Moreover low-income consumers, those with a combined household annual income of less than $35,000 and Medicaid consumers said that they WANTED Text Appointment Reminders at a rate of 22% and 32%, respectively. That’s nearly one in three Medicaid recipients, for just one potential online engagement service. When it comes to Text Reminders about taking medications or other health reminders, nearly one in four respondents receiving Medicaid benefits said that they WANTED this engagement.

But there are additional health care related tasks that are available to consumers that the Patient Portal can provide. According to general population benchmark data published by ACI Worldwide and Aite Group in January 20173, more than 56% of bills are paid online by way of a biller, bank or third party web site. Of note for the revenue cycle management side of physician practices, nearly three out of four of online bill payments are made on the biller’s (ie, practice) websites. Healthcare providers who fail to implement this ‘low hanging fruit’ of patient engagement do so at the cost of efficiency and best practice workflow.

Portals provide the ability for patients to schedule, cancel and reschedule appointments online. This technology is analogously utilized by the airline industry across carriers and has been in use for some time – whereby a consumer can prepay their flight and choose a seat at the same time. The healthcare industry, such as it is, lags behind in the implementation of this kind of service to it’s own consumers, due to either practice financial or cultural barriers – maybe both.

Other value drivers of a Portal include the ability for patients and guarantors to request prescription refills, view and respond to lab results, and view and print immunization schedules for parents and guardians. Online demographic registration and the completing of online forms, including consent forms, are additional workflow efficiencies that effective practices are beginning to utilize to minimize cost and enhance the patient experience.

One dictionary has the definition of a portal as: a door, gate, or entrance, especially one of imposing appearance, as to a palace. And technically, that’s what an online Patient Portal should provide – a doorway that connects a patient or family to his or her healthcare provider – a doorway that opens both ways. The foundation of the Portal, if all of these good things are derived, is the Electronic Health Record. The EHR provides the infrastructure that connects the patient and provider and allows them to intelligently manage health care efficiently and securely.

Aside from the fact that government mandates require the use of a Portal (among many other things) in order to maximize reimbursement and avoid future penalties under new MACRA value payments, a Portal – or doorway- between patient and provider only makes sense. Of course any technology that provides online access to the patient must meet the stringent demands of HIPAA privacy and security. This requires both technological and practical standards within a practice in order to comply.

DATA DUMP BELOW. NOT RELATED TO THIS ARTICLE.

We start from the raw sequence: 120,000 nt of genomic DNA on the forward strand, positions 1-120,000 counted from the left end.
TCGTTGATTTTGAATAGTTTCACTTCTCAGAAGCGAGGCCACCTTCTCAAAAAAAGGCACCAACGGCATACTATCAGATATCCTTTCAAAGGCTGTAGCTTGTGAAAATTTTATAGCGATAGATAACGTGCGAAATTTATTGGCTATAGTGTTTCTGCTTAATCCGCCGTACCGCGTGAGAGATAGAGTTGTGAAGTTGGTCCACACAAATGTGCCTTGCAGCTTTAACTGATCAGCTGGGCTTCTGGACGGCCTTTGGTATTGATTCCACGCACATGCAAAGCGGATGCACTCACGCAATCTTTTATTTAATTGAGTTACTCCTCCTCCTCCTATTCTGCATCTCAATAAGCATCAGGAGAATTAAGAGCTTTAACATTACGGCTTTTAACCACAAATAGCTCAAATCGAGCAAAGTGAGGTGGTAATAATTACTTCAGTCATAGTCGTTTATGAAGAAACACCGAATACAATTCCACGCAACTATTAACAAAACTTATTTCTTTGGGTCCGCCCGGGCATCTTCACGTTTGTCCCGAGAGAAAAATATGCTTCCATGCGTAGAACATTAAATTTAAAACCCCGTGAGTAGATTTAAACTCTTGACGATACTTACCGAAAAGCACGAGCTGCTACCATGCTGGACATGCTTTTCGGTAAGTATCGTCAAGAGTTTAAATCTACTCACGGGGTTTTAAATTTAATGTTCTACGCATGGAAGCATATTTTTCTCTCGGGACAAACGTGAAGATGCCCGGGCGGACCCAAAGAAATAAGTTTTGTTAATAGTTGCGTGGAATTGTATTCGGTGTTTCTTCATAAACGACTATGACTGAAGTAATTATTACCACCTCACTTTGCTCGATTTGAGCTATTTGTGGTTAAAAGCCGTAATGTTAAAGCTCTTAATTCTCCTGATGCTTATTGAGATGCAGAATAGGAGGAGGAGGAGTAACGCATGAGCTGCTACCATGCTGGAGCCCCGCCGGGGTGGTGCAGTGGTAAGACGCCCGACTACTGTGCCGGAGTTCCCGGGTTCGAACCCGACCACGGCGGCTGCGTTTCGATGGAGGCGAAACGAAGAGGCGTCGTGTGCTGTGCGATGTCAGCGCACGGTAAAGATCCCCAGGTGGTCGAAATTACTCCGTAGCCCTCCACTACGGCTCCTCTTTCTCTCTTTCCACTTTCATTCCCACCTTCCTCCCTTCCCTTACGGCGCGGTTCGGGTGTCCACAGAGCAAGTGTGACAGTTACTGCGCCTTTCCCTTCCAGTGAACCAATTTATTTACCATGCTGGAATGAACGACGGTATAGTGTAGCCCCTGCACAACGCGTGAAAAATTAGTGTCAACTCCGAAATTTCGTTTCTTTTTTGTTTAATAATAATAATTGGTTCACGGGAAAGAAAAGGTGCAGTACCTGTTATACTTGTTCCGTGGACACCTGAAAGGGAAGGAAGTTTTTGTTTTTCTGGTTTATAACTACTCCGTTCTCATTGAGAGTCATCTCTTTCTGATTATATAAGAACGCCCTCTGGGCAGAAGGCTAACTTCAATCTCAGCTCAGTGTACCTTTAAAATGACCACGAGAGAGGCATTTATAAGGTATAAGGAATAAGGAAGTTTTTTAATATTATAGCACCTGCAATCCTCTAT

In summary, the big picture is that the Patient Portal connects a lot of dots in the constellation of patient-provider healthcare. It opens the door of opportunity to engage more deeply with their healthcare provider and it balances the power between provider and patient whereby the patient has online access to their Protected Health Information 24/7. But not all patients are engaged, and a significant percentage of the population wants to engage in more ways than physicians, due to either financial or cultural reasons, are able and willing to provide. Over time however, it seems inevitable that physicians and patients will come closer together in the management of individual care. It’s just a question of how much time that will take.

Footnotes

  1. Data from the 2015 AHA Annual Survey Information Technology Supplement
  2. Prepared by Nielsen’s Strategic Health Perspectives for CAPP & Bipartisan Policy Center 2015
  3. © Copyright ACI Worldwide, Inc. 2017

Cyber Security and HIPAA

2017 Alliance Sponsor feature article by MedMal Direct

Cyber Threats have become a serious issue in healthcare IT over the past few years. Every day there are attempts to break into secure computer environments in order to either ransom the owner’s information to themselves or just to steal that information and sell it to someone else. Medical records go for about $60 per record (that’s what the hacker is paid by the buyer) whereas simple credit card records go for about $10 per record. The reason that medical records are so valuable is simple – the information doesn’t change. A person cannot turn off their medical record or change their birth date, however we can cancel a credit card and render it useless.

HHS and OCR have provided guidance on the topic of breaches and response to breaches and requires covered entities to have a breach notification and response policy and procedure in place. This policy must include the following:

  1. Definitions
  2. Notifications in the event of a breach
  3. Discovery
  4. Content of Notifications
  5. Methods of Notification
  6. Arrangements with Business Associates in the event of a breach by BA
  7. Law Enforcement Delays
  8. Administrative Requirements